Rep. Elijah Cummings addresses students at a gathering in Forest Park High School’s learning center Tuesday.
Rep. Elijah Cummings addresses students at a gathering in Forest Park High School’s learning center Tuesday. (Erica Green / Baltimore Sun)

The scene in Forest Park High School's learning center Tuesday seemed like many others that occurred in the months following April's unrest in Baltimore as concerned leaders engaged young people, assuring them that they are being heard.

But Rep. Elijah E. Cummings, who gathered representatives from more than a dozen education and community organizations at the school, said the group was there to do more than listen.


"The reason there are so many people who were concerned is because we love you, and we realize that it's now your turn to make a difference," Cummings told students.

The visit was a follow-up to a roundtable meeting Cummings held with students at the Northwest Baltimore school last spring after the rioting in the wake of the death of Freddie Gray, the 25-year-old man who died of injuries he sustained while in police custody.

"I promised you I would return, and here I am," said Cummings, a Democrat who represents parts of the city. "I brought a lot of friends with me."

Representatives from the Johns Hopkins and Morgan State universities, Big Bothers/ Big Sisters, the NAACP and other organizations attended Tuesday's gathering to sign students up for vocational, educational and job opportunities designed to help them on their career and college tracks.

Representatives talked to the students, brought information about programs and encouraged the teens to enroll on the spot.

Calvin Wise, Johns Hopkins's assistant director of admissions, said in-person contact is critical to engaging and encouraging students.

"It's important for them to know that Hopkins can be an option," Wise said. "But preparation is key, and making sure we click that light switch early."

Shawnte Jacobs, a senior at Forest Park, visited the Big Brothers, Big Sisters table to learn more about starting a mentoring program. She said she mentored children this summer and "feeling like I changed someone's life is really important."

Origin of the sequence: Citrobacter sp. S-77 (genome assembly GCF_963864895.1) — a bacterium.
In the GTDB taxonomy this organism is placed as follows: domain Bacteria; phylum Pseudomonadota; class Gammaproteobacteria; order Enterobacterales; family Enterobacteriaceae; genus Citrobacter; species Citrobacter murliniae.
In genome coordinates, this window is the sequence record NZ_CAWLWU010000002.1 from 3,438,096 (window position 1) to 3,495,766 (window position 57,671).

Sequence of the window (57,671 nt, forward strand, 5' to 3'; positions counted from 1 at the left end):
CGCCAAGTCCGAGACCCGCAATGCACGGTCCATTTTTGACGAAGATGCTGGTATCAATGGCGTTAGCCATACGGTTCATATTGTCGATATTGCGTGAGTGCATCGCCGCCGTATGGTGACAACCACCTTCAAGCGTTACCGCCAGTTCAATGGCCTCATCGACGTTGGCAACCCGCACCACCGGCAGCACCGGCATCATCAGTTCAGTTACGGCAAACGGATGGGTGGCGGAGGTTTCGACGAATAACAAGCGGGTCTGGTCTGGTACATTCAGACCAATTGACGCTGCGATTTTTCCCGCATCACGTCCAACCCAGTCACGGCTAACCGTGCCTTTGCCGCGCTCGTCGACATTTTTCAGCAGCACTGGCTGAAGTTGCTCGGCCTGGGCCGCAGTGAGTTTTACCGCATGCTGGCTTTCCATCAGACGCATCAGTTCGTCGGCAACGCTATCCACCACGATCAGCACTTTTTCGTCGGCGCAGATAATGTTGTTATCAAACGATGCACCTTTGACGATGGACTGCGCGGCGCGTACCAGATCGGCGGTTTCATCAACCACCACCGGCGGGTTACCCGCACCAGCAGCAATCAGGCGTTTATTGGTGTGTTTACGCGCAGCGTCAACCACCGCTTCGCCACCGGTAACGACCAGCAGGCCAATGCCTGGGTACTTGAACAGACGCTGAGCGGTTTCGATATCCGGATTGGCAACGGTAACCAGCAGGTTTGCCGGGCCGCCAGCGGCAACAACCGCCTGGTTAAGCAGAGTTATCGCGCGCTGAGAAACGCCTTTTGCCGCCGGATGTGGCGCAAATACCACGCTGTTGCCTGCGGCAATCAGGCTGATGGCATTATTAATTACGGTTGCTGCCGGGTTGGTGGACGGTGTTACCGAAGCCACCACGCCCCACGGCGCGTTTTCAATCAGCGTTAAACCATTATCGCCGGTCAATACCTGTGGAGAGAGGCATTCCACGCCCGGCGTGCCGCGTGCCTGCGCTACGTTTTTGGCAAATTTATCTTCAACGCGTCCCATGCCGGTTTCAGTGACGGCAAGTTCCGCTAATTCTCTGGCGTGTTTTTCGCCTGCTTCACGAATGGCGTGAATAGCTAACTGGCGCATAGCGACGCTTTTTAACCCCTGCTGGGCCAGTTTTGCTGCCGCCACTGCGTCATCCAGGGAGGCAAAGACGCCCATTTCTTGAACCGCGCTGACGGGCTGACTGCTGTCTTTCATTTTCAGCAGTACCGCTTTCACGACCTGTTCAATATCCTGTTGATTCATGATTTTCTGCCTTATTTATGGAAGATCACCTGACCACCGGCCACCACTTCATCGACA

Jacobs attended the roundtable with Cummings last school year, and said she thought, "OK ... let's see what's going to happen."

"Now I can start trusting him," she said Tuesday, "because he's actually doing what he's saying."

Baltimore city schools CEO Gregory Thornton also commended Cummings, noting that a lot of prominent people reached out to students following the unrest, but "a lot of folks make promises they don't keep."

Some speakers were there to offer not only job and mentoring help, but also a renewed commitment to young people.

Baltimore Police Lt. Col. Melvin Russell, chief of the department's community partnership division, told students that officers have recommitted themselves to the motto, "serve and protect."

"Maybe we didn't protect you enough, not just from yourselves [and] from each other, but maybe from your enemies — some enemies who look just like me," Russell said.


He said in the past, officers didn't fight hard enough when programs such as the Police Activity League were taken out of schools. He said the department has revived youth outreach initiatives such as Explorers and Officer Friendly.

"We should have never left," Russell said. "We're coming back — whether you like it or not."

Jeremy Arnold, a senior, said he was struck by Russell's candor.

"He really did a number on some of the kids who would be surprised they're coming back in the schools," Arnold said. "Today was about the kids — coming back, giving back."

Many students said the event added to positive momentum at Forest Park, a school where 23 percent are special education students, 25 percent are in foster care or group homes and 93 percent qualify for free-and-reduced meals under income guidelines.

The school's JROTC program is widely considered one of the best in the state, and this year Forest Park was designated a "community school" — part of the initiative that brings additional services and resources to the school and community.

Keysha Fearon, the school's College Bound specialist, said Tuesday's gathering was invaluable in aiding the school's evolution. She said the groups that sent representatives to talk to students "were the same places I've been trying to get in here to help me help my kids."

"For them to be in here, to see that Forest Park is a great school, is a great help," she said.